All writers are storytellers. We gather ideas from the people, places, and things we interact with and we turn them into stories. For most, binding to an idea is not the hard part. The hard part is actually sitting down and putting that idea into words.
I know this is a common struggle because I have — and still do on occasion — share the same hardship with all of you. That’s why this blog exists. To help you conquer this and many other struggles and get your stories told.
There are many factors that make storytelling more difficult than it presumably should be. Time, for example — there never seems to be enough of it. Many people also struggle to find the motivation or drive to get their work done. They WANT to. They just can’t bring themselves to bring that want to the table.
One common creative barrier or writing roadblock I’ve experienced — and have seen many others experience over the years — is fear. Fear that your story isn’t good enough. Fear that people will criticize it too heavily and you’ll feel disappointed as a result.
There’s also the fear that a story has been overdone or that it won’t be able to stand out amongst others like it. This stops many writers from ever even coming close to achieving their dreams — often stops them from attempting to Make Words Happen at all.
Many writers worry that their ideas aren’t unique enough or that someone has already told the story they want to tell. This worry is understandable and I would be lying if I said I’d never shoved an idea aside because I thought it was too similar to something that had already been done.
But what most people either don’t realize or forget is that two people telling a similar story will almost never end up telling the same exact story. This is because every story a person tells is in part based on their personal experience or their particular viewpoint about a subject. No two people, not even two people who grew up in the same place experiencing the same events, go through life having learned the same lessons. Different versions of different stories, therefore, emerge from different people.
Stories also evolve as you write them. You might start writing a story with one idea or direction in mind and end it having gone with a completely different plan. All stories, if you strip them down to their most basic elements, are similar to one another in general concept. But each one that’s been told is unique in its own way, partially because a different person authored it from start to finish.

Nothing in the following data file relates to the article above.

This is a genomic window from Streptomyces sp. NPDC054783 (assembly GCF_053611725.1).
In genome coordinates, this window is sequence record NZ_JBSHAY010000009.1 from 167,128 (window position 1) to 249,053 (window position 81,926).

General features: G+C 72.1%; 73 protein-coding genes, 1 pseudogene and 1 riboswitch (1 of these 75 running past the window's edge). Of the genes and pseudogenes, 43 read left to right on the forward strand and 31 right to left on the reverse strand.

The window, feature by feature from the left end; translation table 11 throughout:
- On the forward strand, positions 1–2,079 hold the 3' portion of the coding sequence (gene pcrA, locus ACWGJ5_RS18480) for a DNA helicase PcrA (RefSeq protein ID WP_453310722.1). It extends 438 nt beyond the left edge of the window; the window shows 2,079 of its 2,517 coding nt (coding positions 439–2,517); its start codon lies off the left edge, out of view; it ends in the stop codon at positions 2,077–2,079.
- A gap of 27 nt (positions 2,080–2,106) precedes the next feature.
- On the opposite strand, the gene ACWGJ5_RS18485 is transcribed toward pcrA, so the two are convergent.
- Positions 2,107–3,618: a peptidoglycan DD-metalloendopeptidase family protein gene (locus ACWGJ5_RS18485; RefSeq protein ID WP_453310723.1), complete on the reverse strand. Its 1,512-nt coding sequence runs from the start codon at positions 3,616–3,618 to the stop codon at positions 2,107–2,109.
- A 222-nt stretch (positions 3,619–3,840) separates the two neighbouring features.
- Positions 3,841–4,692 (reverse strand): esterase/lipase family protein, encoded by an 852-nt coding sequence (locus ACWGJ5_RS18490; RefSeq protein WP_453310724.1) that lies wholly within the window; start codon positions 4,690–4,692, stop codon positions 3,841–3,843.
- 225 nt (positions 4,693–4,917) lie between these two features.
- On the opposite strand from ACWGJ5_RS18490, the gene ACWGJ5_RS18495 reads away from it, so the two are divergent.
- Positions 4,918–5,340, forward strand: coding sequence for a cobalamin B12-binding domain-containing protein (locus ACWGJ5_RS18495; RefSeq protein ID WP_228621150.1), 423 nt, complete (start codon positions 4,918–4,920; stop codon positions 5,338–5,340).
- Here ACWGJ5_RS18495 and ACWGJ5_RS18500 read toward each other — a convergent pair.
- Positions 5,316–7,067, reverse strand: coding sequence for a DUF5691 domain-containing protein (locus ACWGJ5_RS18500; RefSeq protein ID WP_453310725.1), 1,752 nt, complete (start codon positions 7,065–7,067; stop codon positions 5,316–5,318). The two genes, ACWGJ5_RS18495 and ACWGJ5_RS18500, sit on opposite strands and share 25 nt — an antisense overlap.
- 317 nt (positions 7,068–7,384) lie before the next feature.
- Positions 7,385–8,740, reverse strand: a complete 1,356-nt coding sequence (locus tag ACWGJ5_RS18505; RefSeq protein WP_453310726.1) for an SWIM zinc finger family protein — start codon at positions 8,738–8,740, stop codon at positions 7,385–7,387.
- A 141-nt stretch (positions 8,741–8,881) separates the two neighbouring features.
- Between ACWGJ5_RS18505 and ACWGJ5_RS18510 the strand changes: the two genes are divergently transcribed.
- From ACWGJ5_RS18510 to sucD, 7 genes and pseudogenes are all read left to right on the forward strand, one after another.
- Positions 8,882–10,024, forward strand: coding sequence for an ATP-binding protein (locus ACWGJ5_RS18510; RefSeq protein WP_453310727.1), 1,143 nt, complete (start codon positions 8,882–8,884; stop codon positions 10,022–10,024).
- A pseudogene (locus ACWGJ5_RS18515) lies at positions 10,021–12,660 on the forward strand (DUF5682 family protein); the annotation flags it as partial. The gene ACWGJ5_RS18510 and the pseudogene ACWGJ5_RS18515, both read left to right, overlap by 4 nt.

Your worry that the story in your head won’t “make it” out there against all the other stories of its kind is a completely rational fear. Just like ourselves, we want all of our stories to possess that one unique quality or element that sets them apart from the crowd and increases their chances of success.
But here’s the thing: You will never have to worry about your story being crushed by all the bigger, meaner stories that came before it if you never actually get around to telling your story.
In other words: If you never write it, you’ll never have to worry about it. But you’ll also never have any chance of seing your story take off, because there won’t be one.
If you’re struggling to transform your idea from a concept to a finished product, keep in mind that you are, technically, about to do something no one has ever done before. The story you are about to tell is unique because your thoughts and experiences are unique. Let that motivate you, and offer you reassurance, and encourage you to keep going even when it gets hard, even when you feel stuck, even when you begin to doubt you can do this — because you will doubt yourself, and get stuck, and struggle. There is no avoiding that.
The only thing to do is to continue telling your story. Don’t focus on whether it’s “good” or not. Don’t worry about how unique or attention-grabbing or “marketable” it is. Just write the story that’s on your heart.
I know many experts will disagree with this stance. But their primary focus is, if that’s the case, different than mine. I believe that every writer needs to start out worrying only about getting the words onto paper, and that’s what I’ve set out to do in giving advice on this blog and elsewhere. Once you’ve written a story, THEN you can worry about perfecting it. But not yet. Not until you’ve actually written something from start to finish.
So start with that. Start with a story. It may turn out that you didn’t end up writing the exact story you wanted and you’d rather keep your finished product to yourself and begin writing something for someone else to read instead. There’s nothing wrong with that. At least you tried. At least you wrote something. Because of that you can call yourself a writer. The only prerequisite to calling yourself a writer is that you write.
Tell your story. For now, that’s your only task. Sit down and write it down. The more time you spend working on it, the more you’ll realize its value — and yours.
Meg is the creator of Novelty Revisions, dedicated to helping writers put their ideas into words. She is a staff writer with The Cheat Sheet, a freelance editor and writer, and a 10-time NaNoWriMo winner. Follow Meg on Twitter for tweets about writing, food and nerdy things.